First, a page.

Find types of arguments of a function's method

Suppose I wanna compute the mean of every distribution in Distributions.jl.
I create a vector w/ all distributions then loop through each & compute the mean.
Thanks to @tfehring for showing me how to pull all the distributions.

using Distributions
subtypes(Distribution) #Vector{Any} with 78 elements

D_m = []; E_m = []; #
for d = subtypes(Distribution)
    try
        fn = mean(d())
        push!(D_m, [d, fn])
    catch e
        println("Err ", d, e)
        push!(E_m, [d, e])
    end
end

This works for distributions w/ default parameters:
Example: mean(Arcsine())

It does not work for distributions w/o default parameter values:
Example: Chi(ν) has one parameter w/ no default values.

I need help w/ the following, as I loop over a distribution “d” w/o default parameter values:

  1. for simplicity let’s choose the first method
    methods(d).ms[1]
    Example Chi: methods(Chi).ms[1] gives: (::Type{Chi})(ν::Integer)
  2. find the number of arguments in the first method
  3. find the required type of each argument in the first method (real number, matrix etc)
  4. fill in some arbitrary legal values for each parameter in the first method
    Use the simplest for each. Eg if it’s a matrix, set mu= [0], sigma=[1]…
  5. compute the mean

This turned out to be non-trivial for me.
Yes, I realize some of these distributions are abstract structures for which it won’t be possible.

Which step is the problem?

The number and types of arguments are methods(d).ms[1].sig. It looks like it’s a tuple where the first element is typeof(d), and the rest (Base.tail) are the types of expected arguments.

To provide a value of an arbitrary type is the most difficult part to me, I’ve no idea how to do that in a generic way, there’s only hope that there’s a method which accepts types you know how to instantiate.

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@Vasily_Pisarev
My goal is to compute the mean of every distribution.

  1. If it has default values for parameters then: mean(Normal())
  2. If not, to automatically set legal parameter values.
    Chi() doesn’t work bc it doesn’t have a default parameter.
    methods(Chi).ms[1] tells me it has 1 param which is an Integer: (::Type{Chi})(ν::Integer)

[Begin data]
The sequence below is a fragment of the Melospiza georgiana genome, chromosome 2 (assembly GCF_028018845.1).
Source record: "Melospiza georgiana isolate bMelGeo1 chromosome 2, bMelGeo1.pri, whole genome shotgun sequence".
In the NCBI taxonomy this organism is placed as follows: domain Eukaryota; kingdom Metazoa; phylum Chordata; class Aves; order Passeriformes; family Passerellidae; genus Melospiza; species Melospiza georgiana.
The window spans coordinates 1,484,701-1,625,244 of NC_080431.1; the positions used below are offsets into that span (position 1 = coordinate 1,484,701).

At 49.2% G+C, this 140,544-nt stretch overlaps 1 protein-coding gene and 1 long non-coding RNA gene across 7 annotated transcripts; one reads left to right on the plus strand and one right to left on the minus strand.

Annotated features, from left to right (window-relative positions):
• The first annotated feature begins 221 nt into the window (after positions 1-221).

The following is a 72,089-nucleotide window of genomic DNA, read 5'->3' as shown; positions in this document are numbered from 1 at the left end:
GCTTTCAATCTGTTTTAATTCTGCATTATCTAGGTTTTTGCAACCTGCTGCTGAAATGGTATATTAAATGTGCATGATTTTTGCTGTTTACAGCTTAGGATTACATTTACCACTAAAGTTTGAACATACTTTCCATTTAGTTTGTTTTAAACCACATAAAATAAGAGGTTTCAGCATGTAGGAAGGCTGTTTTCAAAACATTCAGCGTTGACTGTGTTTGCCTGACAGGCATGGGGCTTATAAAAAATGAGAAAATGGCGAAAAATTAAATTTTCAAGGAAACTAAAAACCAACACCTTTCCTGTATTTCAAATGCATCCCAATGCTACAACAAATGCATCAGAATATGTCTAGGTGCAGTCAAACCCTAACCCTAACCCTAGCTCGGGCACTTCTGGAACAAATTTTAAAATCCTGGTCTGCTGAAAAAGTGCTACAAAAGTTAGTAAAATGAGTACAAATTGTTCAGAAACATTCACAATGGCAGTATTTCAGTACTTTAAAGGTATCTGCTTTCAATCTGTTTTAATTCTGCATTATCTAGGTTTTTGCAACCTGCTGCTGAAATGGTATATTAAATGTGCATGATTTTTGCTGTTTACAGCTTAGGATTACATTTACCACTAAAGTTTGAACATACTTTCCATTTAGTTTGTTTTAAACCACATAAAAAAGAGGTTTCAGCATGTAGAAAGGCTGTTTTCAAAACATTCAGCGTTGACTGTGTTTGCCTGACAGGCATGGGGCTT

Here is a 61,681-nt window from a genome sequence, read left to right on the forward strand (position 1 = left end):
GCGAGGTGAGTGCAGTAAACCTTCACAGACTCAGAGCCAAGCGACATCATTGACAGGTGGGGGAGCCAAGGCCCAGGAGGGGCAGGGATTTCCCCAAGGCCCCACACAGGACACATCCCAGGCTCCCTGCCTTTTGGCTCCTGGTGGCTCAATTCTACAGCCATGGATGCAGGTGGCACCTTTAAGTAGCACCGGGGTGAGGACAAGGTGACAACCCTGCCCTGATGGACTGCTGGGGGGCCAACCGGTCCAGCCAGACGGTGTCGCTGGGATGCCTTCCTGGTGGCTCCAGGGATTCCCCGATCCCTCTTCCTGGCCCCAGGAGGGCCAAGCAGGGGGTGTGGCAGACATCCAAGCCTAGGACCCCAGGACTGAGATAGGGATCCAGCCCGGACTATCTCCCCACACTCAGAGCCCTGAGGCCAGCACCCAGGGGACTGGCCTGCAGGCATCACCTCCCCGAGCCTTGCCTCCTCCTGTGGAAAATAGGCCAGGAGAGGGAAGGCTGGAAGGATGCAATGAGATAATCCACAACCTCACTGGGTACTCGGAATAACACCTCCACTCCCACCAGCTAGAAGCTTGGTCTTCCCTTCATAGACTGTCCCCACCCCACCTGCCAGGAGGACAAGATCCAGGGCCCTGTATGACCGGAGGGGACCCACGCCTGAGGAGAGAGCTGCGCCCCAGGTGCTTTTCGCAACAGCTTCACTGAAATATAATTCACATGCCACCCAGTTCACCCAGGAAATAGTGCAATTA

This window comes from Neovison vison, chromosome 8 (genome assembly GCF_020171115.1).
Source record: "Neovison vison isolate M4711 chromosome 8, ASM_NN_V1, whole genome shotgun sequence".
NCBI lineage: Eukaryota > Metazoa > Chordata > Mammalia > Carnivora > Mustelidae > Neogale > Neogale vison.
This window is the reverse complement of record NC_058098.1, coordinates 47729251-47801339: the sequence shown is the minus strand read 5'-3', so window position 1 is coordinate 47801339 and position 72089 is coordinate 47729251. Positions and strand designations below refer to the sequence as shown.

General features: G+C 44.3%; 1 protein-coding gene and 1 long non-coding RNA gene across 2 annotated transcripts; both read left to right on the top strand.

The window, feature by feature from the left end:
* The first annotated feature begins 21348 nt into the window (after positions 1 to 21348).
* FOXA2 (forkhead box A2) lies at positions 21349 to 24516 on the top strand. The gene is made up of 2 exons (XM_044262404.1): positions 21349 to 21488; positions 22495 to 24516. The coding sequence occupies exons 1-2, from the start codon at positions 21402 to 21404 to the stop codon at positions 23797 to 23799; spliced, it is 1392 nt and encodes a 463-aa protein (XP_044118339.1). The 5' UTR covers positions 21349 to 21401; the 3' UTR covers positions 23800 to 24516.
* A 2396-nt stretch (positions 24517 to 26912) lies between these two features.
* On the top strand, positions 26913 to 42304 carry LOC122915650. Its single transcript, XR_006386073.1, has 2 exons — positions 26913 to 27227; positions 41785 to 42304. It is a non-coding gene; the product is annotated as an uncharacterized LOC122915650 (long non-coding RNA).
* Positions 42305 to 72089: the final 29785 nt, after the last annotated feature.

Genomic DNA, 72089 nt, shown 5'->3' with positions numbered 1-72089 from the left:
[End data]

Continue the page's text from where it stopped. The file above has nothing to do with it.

I want the loop to automatically: mean(Chi(1))
    This can be tricky: methods(NormalInverseGaussian).ms[1] has four param, all integers
    I want: mean(NormalInverseGaussian(1,1,1,1))
    methods(MvNormal).ms[1]: (μ::AbstractArray{T,1}, Σ::PDMats.AbstractPDMat{T}) where T<:Real
    I want: mean(MvNormal([1],[1]))
    I want the loop to do this all automatically.

For each method signature in the table, you have a tuple-type like Tuple{Type{Uniform}, Integer}. You can do Base.tail(Tuple(tuptype.parameters)) to get the “everything else” of that method. From there I suppose you could try calling one on everything in that list and hoping there’s a method out there :man_shrugging:. Assuming this works for you, you could ostensibly do it like: distr(one.(the_tail)...)

Just as a heads up, I generated the full list (of “first” methods) with

 map(x-> isabstracttype(x) ? nothing : methods(x).ms[1].sig, subtypes(Distribution))

and took a look through it. There’s some definite oddballs that will give you a hard time time. e.g.

Tuple{Type{DirichletMultinomial},Integer,Array{T,1}} where T<:Integer    # default array size?
Tuple{Type{Truncated},Distribution{Univariate,S} where S<:ValueSupport,Integer,Integer}    # default distribution?

You are running into difficulties because this is an ill-defined problem: mostly, the vocabulary of Distributions.jl is not distributions, but functions that generate distributions (constructors). The distinction is important.

What you would need is either an API that allows you to query the space of valid arguments, or generates “some” valid instance of each distribution class. Neither exists, because it is a pretty rare use case.

What are you trying to accomplish?

1 Like